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What are some side effects of triglyceride medications?

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Because there are various different medications to lower triglyceride levels, side effects can depend on the specific medication that a patient takes. If the medication is niacin, then some possible side effects are flushing, diarrhea and nausea. Medications called fibrates can cause abdominal pain and nausea, while statins can cause cramping, diarrhea and abdominal pain, notes Mayo Clinic.

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The different drug classes for triglyceride medications include stains, niacin, fibrates, combination of niacin and statin, bile acid binding agents and omega-3 fatty acids. Each one of these medications can have different side effects as well as interactions with other drugs or foods.

In addition to the side effects cited for fibrates, some others include back pain and bloating. This medication can also cause more severe reactions, such as jaundice, arrhythmia and urination problems, states WebMD. Similarly, some other side effects of niacin are feeling faint, breathing difficulties and dark-colored urine.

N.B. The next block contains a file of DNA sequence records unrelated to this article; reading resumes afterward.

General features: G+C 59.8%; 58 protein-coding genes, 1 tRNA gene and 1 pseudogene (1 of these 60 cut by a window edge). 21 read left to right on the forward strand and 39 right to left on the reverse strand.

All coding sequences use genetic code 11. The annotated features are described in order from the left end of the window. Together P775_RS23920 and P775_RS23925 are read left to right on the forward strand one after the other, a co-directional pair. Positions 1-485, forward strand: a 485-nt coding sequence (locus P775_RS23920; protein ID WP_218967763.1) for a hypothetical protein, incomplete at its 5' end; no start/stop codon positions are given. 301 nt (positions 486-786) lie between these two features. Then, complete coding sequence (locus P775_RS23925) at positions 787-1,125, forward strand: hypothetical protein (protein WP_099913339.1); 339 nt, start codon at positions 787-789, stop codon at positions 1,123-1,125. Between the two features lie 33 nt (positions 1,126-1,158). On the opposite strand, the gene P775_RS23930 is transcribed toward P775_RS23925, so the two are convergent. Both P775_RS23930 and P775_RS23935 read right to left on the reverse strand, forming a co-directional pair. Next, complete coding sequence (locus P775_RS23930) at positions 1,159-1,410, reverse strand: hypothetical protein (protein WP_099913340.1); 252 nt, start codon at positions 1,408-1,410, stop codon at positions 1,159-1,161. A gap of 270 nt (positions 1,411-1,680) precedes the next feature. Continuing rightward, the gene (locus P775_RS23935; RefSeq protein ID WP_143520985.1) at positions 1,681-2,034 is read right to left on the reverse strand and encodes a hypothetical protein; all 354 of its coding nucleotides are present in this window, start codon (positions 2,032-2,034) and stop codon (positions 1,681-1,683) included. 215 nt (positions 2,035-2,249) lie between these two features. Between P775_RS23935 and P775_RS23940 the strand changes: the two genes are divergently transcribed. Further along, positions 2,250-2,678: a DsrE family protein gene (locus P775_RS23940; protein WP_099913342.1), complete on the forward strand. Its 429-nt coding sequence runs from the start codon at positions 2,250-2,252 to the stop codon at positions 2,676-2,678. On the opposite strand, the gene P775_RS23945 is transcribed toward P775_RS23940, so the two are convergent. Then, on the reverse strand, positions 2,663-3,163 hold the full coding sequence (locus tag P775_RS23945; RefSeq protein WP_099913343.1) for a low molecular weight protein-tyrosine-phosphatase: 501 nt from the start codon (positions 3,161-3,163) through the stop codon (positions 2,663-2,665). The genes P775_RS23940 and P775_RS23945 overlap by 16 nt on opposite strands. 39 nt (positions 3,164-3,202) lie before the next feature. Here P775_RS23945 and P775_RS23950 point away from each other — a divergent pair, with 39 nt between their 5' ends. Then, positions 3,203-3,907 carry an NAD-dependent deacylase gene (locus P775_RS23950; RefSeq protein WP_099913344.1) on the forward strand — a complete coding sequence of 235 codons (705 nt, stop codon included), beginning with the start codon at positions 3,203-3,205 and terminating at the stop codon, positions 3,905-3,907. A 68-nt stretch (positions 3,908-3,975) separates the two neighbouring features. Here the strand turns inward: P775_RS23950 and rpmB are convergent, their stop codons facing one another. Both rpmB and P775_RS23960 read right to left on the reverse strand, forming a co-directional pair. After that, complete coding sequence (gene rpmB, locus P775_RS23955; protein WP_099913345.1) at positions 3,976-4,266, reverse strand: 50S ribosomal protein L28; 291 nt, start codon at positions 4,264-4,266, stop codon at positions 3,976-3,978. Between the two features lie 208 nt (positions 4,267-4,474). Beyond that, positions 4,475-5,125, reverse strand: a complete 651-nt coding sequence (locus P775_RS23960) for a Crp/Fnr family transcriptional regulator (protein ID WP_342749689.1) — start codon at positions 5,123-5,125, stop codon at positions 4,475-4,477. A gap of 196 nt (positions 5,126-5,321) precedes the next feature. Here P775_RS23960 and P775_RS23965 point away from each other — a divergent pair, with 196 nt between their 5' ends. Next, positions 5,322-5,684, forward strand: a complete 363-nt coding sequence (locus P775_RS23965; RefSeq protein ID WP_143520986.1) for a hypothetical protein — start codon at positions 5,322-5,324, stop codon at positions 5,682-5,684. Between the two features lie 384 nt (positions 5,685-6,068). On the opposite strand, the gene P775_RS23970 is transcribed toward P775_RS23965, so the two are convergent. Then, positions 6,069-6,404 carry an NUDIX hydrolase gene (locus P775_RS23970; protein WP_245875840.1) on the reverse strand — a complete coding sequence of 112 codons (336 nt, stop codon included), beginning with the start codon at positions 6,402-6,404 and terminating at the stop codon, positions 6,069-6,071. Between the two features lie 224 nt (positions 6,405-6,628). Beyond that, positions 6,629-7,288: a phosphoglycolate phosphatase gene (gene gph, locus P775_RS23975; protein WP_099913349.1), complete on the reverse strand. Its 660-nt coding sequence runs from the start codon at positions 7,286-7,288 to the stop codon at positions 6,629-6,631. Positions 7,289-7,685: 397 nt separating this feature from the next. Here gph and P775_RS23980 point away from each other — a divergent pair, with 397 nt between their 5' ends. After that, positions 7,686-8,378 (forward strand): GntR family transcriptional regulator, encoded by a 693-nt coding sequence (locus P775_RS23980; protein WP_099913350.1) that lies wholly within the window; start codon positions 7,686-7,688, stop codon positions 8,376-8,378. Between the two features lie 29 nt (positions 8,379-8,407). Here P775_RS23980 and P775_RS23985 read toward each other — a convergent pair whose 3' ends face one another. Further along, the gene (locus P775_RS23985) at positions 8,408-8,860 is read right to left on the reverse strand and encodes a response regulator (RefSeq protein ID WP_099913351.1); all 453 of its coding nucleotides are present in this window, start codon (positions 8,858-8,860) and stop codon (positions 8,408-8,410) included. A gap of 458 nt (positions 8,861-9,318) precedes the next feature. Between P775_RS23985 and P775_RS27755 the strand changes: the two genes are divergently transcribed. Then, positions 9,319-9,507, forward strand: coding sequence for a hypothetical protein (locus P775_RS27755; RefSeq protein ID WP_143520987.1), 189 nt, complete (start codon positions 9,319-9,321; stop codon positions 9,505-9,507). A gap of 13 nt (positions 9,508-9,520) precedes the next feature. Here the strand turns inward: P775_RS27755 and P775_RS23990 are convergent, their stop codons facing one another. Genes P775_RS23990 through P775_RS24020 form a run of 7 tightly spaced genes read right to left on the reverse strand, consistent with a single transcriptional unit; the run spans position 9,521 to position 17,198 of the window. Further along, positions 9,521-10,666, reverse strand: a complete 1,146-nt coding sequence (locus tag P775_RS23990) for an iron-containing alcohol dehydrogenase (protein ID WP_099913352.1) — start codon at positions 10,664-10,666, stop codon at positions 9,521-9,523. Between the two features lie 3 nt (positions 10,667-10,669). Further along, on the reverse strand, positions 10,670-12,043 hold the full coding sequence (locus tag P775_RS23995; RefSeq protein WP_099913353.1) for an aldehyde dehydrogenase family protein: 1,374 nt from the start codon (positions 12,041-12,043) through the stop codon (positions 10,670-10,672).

The statin class of drugs can also have interactions with grapefruit. A side effect of bile acid binding medications can be constipation, while an omega-3 fatty acid can cause a fish taste in the mouth, burping and joint pain. In some patients, this medication can cause more severe symptoms, including arrhythmia, fever and possible flu-like symptoms. When any of these severe signs are present, it is important to speak with a doctor.

Triglyceride medications are prescribed to lower lipids in the blood called triglycerides. Many of these medications are also used to decrease the level of low-density lipoprotein, which is known as bad cholesterol.

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